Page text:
5 easy office exercises to do when you’re pregnant

Stuck at your desk feeling uncomfortable and achy? Have a go at our simple pregnancy exercises. You don’t even need to leave your desk.

First, make sure you’re sitting comfortably at your desk:

  • Sit up straight with your bottom against the back of the chair.
  • Support your lower back with a cushion or rolled-up towel. 
  • Relax your shoulders and gently pull your shoulder blades back and down.
  • Sit with your feet hip-width apart. Use a support under your feet if you find this more comfortable.
  • Try swapping your office chair for an exercise ball. Sit on a ball with your feet apart and your hips slightly higher than your knees. This position works your core muscles, encouraging better posture. 
  • If you use a computer, the top of the monitor should be level with your eyes.
  • Ask your employer for a workstation assessment.
  • Make sure you take regular breaks from your desk.

Exercise suggestions

1. Shoulder circles

Help prevent rounded shoulders and relieve tension with some chest-opening shoulder circles.

While sitting down, circle your shoulders backwards and down, trying to make the biggest circles you can. Remember to keep breathing.

2. Neck stretch

Gently stretching the muscles in your neck can help relieve any tightness.

Lift the top of your head up towards the ceiling. Then pull your chin back until you feel a gentle stretch in your neck.

3. Leg extensions

Leg extensions are great for strengthening your thigh muscles, which will come in handy during active labour.

Start by tightening your tummy muscles. It’s a good idea to do this before doing any exercise or lifting anything heavy.

For the leg extensions:

  • sit on a chair, feet hip width apart; toes, knees and hips facing forwards; shoulders back down
  • lift one knee to a comfortable height, keeping the leg bent
  • keeping the leg lifted, slowly straighten the leg without locking the knee
  • slowly return the leg back to the bent position while keeping the thigh lifted
  • repeat 8-12 times on one side and then the other.

4. Office sit-ups

Office sit-ups are good for toning your legs and glutes (bum muscles).

  • Sit in your chair, feet hip-width apart, with your toes, knees and hips facing forward.
  • Pull in your tummy muscles and then slowly stand up, taking your weight through the heels of your feet and keeping your shoulders back and down. Keep your pelvic floor and abdominals nice and tight.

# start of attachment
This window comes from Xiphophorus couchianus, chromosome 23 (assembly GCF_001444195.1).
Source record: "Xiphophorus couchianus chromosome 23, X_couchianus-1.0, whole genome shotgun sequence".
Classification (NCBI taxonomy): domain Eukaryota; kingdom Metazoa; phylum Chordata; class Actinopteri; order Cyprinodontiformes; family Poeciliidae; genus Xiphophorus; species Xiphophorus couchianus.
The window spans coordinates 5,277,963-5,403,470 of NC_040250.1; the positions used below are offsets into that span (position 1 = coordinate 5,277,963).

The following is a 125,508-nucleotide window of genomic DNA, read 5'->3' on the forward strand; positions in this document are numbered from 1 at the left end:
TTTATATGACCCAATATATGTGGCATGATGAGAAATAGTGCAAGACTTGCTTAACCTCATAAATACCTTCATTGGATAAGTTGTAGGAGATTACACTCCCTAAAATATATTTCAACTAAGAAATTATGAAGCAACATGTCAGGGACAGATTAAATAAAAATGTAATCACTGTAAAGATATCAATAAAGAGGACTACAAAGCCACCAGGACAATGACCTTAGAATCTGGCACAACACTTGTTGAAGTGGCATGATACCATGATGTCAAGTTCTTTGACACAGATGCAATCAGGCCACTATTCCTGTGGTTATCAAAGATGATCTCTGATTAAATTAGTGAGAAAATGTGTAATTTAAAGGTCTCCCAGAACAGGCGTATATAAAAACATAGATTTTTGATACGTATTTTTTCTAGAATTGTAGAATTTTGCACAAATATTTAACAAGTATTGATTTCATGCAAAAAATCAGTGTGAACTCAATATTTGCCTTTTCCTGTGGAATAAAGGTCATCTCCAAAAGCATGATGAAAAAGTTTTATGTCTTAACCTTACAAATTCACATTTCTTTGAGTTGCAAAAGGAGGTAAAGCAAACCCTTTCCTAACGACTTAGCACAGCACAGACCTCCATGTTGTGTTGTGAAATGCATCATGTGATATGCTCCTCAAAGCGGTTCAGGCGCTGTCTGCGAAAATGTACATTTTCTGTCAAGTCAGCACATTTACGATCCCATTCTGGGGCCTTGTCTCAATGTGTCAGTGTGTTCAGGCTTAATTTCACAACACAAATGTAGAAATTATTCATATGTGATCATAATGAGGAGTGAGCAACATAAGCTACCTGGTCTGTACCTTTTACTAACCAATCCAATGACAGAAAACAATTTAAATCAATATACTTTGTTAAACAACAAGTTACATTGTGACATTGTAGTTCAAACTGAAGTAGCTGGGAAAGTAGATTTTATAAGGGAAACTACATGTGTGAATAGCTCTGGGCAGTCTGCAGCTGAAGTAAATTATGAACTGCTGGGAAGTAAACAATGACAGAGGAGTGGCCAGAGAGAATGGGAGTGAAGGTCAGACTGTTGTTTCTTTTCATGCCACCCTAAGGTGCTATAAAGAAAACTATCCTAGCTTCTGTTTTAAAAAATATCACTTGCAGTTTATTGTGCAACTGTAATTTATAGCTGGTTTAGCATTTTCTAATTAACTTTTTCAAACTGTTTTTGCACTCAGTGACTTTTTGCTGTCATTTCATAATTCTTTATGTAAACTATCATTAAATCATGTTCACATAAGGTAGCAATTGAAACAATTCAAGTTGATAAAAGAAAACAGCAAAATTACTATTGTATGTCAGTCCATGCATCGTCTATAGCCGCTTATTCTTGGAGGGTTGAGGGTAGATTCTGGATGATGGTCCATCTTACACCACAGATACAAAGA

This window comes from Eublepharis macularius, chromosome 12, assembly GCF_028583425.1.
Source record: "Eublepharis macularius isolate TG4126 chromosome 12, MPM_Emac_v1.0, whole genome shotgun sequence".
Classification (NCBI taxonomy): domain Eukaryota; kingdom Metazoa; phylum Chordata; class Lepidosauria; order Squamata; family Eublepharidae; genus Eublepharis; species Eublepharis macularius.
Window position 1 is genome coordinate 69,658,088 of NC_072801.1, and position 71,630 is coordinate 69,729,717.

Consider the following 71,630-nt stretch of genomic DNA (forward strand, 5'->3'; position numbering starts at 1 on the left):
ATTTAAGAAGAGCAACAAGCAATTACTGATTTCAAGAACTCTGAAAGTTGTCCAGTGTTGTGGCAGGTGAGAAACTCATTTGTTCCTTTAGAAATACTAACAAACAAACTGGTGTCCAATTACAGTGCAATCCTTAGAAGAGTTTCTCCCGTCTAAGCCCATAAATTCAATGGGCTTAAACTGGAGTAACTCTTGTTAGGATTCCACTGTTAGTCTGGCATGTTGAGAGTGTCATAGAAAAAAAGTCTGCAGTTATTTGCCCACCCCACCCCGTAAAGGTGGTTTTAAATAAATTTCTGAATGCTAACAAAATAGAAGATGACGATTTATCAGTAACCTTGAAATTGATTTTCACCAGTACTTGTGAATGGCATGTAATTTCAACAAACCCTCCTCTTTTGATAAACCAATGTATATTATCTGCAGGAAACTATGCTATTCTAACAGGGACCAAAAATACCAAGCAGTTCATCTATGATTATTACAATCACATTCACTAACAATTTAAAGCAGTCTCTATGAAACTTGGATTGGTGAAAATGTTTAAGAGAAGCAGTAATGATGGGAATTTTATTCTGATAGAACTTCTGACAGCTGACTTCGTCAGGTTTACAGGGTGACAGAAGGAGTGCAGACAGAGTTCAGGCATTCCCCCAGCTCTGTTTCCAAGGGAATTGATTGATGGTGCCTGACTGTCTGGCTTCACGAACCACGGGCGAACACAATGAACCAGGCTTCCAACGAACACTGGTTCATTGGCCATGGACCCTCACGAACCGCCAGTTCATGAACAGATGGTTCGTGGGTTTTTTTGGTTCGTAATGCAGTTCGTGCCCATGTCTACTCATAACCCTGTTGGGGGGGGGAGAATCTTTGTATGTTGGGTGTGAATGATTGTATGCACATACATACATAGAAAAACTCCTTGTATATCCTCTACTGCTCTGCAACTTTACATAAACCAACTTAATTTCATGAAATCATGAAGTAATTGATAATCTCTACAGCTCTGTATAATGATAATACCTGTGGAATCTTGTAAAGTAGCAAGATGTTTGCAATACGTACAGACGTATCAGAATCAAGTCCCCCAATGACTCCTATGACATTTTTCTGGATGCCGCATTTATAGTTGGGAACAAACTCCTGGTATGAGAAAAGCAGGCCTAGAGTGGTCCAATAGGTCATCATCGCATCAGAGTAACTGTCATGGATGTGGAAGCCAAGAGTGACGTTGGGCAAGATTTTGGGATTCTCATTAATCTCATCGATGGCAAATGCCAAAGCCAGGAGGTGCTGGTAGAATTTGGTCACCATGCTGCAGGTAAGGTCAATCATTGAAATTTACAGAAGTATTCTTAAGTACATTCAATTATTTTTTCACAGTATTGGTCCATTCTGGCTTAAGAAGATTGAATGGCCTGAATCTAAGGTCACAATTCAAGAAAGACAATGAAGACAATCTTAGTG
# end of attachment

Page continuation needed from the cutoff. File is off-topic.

• Once you are standing (with knees slightly bent) slowly lower yourself back down into the chair with your bum pushed out towards the back of the seat, sit down and repeat.
  • Repeat 6 times, take a break for 30 seconds and gradually work up from there.
Word of warning

If your chair has wheels, make sure you wedge it - you don’t want it rolling away.

5. Pelvic tilt

Pelvic tilts will help strengthen your tummy muscles and ease back pain.

  • Sit nice and tall in your chair with your feet square on the floor.
  • Pull your tummy in towards your spine, flattening your back against the back of the chair.
  • Hold for 4 seconds.
  • Release gently.
  • Repeat up to 10 times.

And don't forget your pelvic floor exercises!

No-one will know you’re doing these pelvic floor exercises and ‒ trust us ‒ it’s worth every little squeeze. Your bladder will thank you.

  1.  University Hospitals Bristol and Weston NHS Foundation Trust (2022) Care of your body in pregnancy. https://www.uhbristol.nhs.uk/patients-and-visitors/your-hospitals/st-michaels-hospital/what-we-do/physiotherapy/pregnancy/top-tips/ 
  2.  Downey A (2020) How to avoid neck, shoulder and back pain while working from home. Patient.info 2020 https://patient.info/news-and-features/how-to-avoid-neck-shoulder-and-back-pain-while-working-from-home 
  3.  NHS Tyneside Integrated Musculoskeletal Service. Health & Fitness in Pregnancy. https://www.tims.nhs.uk/self-care/health-fitness-in-pregnancy/ (Accessed December 2022)
  4.  NHS. Exercise in pregnancy. https://www.nhs.uk/pregnancy/keeping-well/exercise/ (Page last reviewed: 15 March 2023. Next review due: 15 March 2026)
Review dates
Reviewed: 29 May 2023
Next review: 29 May 2026